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National Secular Society

Challenging Religious Privilege


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Newsline 20 December 2019


This week we have significant news on an issue we've campaigned on since we were founded in 1866. A bill calling for the removal of the automatic right of Church of England bishops to sit in the House of Lords, which we've backed, has been introduced in parliament.

Giving representatives of one religion a privileged opportunity to shape our laws and contribute to public debate undermines equality and religious freedom for all. We argue that the bishops' entitlement to sit in the Lords is an anachronistic affront to democracy which should come to an end. And according to a 2017 poll by YouGov, 62% of people agree with us.

We look forward to pursuing that and taking our other campaigns further in the new year. In the meantime we'd like to thank our supporters for everything you've done to help us this year. We'll have an end-of-year Newsline with a selection of some of our favourite blogs from the year before 2019 is out. But in the meantime we wish everyone a happy and restful festive period.


News & Opinion


Peer proposes bill to abolish bishops’ bench in House of Lords

The NSS is backing a private member's bill which would end the automatic right of Church of England bishops to sit in the House of Lords.


Patients complained at surgery of doctor cleared over imposing religion

Patients complained at a surgery where a doctor was recently told he would face no action for pushing religion on patients, it's emerged.


No inquiry opened into charity promoting Islamist extremism

A regulator hasn't opened a statutory inquiry into a charity behind a TV station which has promoted Islamist extremism, the NSS can reveal.


New archbishop blocked attempt to let CoE accept same-sex marriage

The NSS has said the appointment of the new archbishop of York has highlighted the case for disestablishing the Church of England.


NSS warns against discriminatory new Catholic school in Peterborough

The NSS has urged Peterborough City Council not to approve plans to open a new discriminatory Catholic school in the east of the city.


The 1944 Education Act was a landmark law – but let’s reconsider the privileges it granted to religion

Three-quarters of a century ago an enduring piece of legislation secured free education for all – but gave churches substantial control over schools in return. Keith Sharpe says this settlement needs updating.


Rule change may shut children out from non-faith schools in Surrey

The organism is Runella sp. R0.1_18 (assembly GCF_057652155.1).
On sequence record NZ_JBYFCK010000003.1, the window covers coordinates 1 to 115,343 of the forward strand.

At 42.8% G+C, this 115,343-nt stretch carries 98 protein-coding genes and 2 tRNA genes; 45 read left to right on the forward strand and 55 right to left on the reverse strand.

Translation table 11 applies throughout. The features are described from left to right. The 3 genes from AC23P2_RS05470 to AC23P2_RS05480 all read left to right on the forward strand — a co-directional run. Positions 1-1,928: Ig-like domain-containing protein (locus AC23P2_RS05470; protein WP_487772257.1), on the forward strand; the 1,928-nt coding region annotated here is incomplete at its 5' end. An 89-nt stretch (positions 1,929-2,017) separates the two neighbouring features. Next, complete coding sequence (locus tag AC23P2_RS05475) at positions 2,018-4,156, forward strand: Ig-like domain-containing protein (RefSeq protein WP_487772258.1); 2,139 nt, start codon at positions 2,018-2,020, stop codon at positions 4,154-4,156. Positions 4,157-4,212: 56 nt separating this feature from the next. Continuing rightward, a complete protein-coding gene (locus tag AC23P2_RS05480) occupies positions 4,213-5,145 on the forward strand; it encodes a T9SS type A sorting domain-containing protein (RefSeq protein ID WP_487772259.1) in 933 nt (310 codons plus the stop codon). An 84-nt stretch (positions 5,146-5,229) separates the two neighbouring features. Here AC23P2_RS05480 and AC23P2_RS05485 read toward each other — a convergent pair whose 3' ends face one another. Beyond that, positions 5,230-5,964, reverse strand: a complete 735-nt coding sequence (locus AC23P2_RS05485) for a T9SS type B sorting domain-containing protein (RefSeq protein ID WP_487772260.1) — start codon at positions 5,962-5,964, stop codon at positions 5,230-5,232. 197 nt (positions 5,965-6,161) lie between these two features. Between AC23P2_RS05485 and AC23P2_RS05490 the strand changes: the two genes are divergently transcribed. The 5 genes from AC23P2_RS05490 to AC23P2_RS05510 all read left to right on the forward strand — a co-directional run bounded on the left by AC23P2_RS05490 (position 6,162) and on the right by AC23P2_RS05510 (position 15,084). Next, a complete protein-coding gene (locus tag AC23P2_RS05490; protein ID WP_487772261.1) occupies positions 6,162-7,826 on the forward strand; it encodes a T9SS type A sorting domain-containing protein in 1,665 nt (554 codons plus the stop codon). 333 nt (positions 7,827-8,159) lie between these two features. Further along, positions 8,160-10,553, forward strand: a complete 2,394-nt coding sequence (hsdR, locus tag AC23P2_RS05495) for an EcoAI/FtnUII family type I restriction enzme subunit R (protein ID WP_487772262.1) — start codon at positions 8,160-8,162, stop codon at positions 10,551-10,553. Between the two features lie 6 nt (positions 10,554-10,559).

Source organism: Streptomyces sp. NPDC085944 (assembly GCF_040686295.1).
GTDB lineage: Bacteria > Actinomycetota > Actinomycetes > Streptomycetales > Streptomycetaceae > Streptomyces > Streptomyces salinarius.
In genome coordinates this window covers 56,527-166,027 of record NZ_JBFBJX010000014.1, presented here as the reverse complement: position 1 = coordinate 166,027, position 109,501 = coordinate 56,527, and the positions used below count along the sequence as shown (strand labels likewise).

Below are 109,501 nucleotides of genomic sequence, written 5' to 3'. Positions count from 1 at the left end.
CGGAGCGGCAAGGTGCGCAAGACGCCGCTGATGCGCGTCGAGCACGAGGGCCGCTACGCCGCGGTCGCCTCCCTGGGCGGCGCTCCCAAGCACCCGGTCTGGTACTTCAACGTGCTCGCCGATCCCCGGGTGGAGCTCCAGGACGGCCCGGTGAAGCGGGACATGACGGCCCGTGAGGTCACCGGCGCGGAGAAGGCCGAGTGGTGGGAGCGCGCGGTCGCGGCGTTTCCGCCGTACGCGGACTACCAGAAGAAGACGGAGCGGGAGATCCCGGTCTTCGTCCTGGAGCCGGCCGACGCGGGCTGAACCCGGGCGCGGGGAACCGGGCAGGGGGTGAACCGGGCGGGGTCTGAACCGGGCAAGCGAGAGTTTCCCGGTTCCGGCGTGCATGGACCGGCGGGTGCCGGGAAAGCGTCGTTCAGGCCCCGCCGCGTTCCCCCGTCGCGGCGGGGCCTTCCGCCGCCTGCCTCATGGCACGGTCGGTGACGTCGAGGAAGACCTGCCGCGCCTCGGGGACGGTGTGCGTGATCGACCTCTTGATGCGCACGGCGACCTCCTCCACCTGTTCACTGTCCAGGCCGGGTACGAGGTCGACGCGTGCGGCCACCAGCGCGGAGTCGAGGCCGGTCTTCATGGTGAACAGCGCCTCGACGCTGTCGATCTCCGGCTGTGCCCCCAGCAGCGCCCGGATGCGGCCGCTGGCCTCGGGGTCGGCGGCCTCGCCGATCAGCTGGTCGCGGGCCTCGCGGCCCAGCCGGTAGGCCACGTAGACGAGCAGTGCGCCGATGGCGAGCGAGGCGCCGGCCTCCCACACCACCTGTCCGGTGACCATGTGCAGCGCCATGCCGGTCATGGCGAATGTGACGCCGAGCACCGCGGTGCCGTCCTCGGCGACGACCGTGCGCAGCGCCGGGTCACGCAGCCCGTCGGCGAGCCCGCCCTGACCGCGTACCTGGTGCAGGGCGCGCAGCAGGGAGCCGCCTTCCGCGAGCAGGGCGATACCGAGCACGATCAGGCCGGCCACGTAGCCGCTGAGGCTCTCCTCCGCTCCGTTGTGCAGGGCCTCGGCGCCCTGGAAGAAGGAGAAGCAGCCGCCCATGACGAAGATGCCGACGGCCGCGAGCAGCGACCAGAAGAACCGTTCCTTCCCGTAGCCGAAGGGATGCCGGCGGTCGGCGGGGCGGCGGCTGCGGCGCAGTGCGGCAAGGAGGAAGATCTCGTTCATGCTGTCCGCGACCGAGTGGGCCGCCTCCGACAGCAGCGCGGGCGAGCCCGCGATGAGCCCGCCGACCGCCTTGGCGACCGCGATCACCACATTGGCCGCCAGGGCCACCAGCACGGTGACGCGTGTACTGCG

The NSS has warned that changes to admissions rules in Surrey could restrict families' chances of sending children to non-faith schools.


Other news

The archbishop of Canterbury has responded to recent revelations about Prince Andrew by saying it's wrong to expect the royal family to be "superhuman saints". The revelations about the duke of York include allegations that a trafficked woman was forced to have sex with him.

Catholic bishops have opposed including information about how to access abortion in the school curriculum in NI, arguing it would "undermine the Catholic ethos of our schools". In response the NSS has said schools should exist to educate children, not to uphold religious groups' taboos.

More than two million people have signed a petition calling on Netflix to withdraw a Brazilian comedy depicting Jesus as gay. In response the NSS has said religious sentiment does not justify censorship.

Keep up with all the latest news and views on secularism by subscribing to our daily media briefing.


Latest NSS podcast


Ep 20: Lee and Lizanne Harris – compulsory worship

In this episode, Emma Park speaks with Lee and Lizanne Harris about their experience of the collective worship requirement in schools. The Harrises recently initiated judicial review proceedings against the primary school attended by their children. They challenged its decision to provide no alternative to a proselytising Christian assembly.


Charles Bradlaugh's struggle to enter parliament

More than 150 MPs made use of the right to take a secular affirmation, rather than swear a religious oath, as they took their seats this week.

Our founder Charles Bradlaugh's struggle to enter parliament in the 1880s made this possible. This story is told on our website.